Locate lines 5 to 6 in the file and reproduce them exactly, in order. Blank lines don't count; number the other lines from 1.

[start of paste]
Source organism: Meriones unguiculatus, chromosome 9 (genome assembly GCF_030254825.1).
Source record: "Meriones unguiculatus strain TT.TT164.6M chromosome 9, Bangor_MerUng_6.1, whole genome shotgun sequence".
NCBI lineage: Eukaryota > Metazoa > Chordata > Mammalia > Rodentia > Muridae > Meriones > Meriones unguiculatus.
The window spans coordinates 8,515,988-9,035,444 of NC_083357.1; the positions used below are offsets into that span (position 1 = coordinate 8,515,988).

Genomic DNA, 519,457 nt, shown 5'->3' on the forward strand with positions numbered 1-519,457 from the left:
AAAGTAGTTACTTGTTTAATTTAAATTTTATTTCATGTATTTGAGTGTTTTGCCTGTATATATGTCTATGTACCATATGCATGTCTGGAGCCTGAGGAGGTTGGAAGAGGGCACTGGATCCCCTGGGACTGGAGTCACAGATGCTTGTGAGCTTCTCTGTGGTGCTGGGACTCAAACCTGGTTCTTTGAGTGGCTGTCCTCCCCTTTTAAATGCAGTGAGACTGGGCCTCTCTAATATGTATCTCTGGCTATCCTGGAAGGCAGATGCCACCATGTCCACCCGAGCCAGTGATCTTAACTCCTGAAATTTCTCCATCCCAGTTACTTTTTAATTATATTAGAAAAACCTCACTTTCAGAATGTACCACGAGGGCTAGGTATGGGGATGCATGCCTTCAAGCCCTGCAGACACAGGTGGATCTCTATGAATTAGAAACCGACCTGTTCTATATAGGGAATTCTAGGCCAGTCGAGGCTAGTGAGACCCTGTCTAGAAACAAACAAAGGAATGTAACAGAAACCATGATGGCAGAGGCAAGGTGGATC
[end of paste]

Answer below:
Genomic DNA, 519,457 nt, shown 5'->3' on the forward strand with positions numbered 1-519,457 from the left:
AAAGTAGTTACTTGTTTAATTTAAATTTTATTTCATGTATTTGAGTGTTTTGCCTGTATATATGTCTATGTACCATATGCATGTCTGGAGCCTGAGGAGGTTGGAAGAGGGCACTGGATCCCCTGGGACTGGAGTCACAGATGCTTGTGAGCTTCTCTGTGGTGCTGGGACTCAAACCTGGTTCTTTGAGTGGCTGTCCTCCCCTTTTAAATGCAGTGAGACTGGGCCTCTCTAATATGTATCTCTGGCTATCCTGGAAGGCAGATGCCACCATGTCCACCCGAGCCAGTGATCTTAACTCCTGAAATTTCTCCATCCCAGTTACTTTTTAATTATATTAGAAAAACCTCACTTTCAGAATGTACCACGAGGGCTAGGTATGGGGATGCATGCCTTCAAGCCCTGCAGACACAGGTGGATCTCTATGAATTAGAAACCGACCTGTTCTATATAGGGAATTCTAGGCCAGTCGAGGCTAGTGAGACCCTGTCTAGAAACAAACAAAGGAATGTAACAGAAACCATGATGGCAGAGGCAAGGTGGATC